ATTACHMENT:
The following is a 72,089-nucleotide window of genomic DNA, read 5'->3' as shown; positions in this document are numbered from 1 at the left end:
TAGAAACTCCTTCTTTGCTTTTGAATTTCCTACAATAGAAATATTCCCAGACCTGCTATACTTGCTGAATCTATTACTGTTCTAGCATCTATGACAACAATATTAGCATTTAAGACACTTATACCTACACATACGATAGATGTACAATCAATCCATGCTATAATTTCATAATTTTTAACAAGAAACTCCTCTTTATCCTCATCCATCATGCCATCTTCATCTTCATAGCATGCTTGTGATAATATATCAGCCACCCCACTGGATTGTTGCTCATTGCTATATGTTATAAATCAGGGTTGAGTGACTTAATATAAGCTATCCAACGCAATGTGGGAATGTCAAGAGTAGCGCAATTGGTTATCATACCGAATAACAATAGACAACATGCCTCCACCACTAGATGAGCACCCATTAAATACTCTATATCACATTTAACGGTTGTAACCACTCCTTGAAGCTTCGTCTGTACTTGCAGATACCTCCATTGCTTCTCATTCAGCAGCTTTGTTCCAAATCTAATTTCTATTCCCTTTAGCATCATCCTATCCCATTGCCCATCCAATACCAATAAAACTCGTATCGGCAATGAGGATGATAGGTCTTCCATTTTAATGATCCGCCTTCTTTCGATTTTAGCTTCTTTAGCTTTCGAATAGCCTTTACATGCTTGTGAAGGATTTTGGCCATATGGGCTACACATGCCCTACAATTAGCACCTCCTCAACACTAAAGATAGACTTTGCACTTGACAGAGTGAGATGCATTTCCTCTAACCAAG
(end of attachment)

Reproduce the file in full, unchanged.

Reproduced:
The following is a 72,089-nucleotide window of genomic DNA, read 5'->3' as shown; positions in this document are numbered from 1 at the left end:
TAGAAACTCCTTCTTTGCTTTTGAATTTCCTACAATAGAAATATTCCCAGACCTGCTATACTTGCTGAATCTATTACTGTTCTAGCATCTATGACAACAATATTAGCATTTAAGACACTTATACCTACACATACGATAGATGTACAATCAATCCATGCTATAATTTCATAATTTTTAACAAGAAACTCCTCTTTATCCTCATCCATCATGCCATCTTCATCTTCATAGCATGCTTGTGATAATATATCAGCCACCCCACTGGATTGTTGCTCATTGCTATATGTTATAAATCAGGGTTGAGTGACTTAATATAAGCTATCCAACGCAATGTGGGAATGTCAAGAGTAGCGCAATTGGTTATCATACCGAATAACAATAGACAACATGCCTCCACCACTAGATGAGCACCCATTAAATACTCTATATCACATTTAACGGTTGTAACCACTCCTTGAAGCTTCGTCTGTACTTGCAGATACCTCCATTGCTTCTCATTCAGCAGCTTTGTTCCAAATCTAATTTCTATTCCCTTTAGCATCATCCTATCCCATTGCCCATCCAATACCAATAAAACTCGTATCGGCAATGAGGATGATAGGTCTTCCATTTTAATGATCCGCCTTCTTTCGATTTTAGCTTCTTTAGCTTTCGAATAGCCTTTACATGCTTGTGAAGGATTTTGGCCATATGGGCTACACATGCCCTACAATTAGCACCTCCTCAACACTAAAGATAGACTTTGCACTTGACAGAGTGAGATGCATTTCCTCTAACCAAG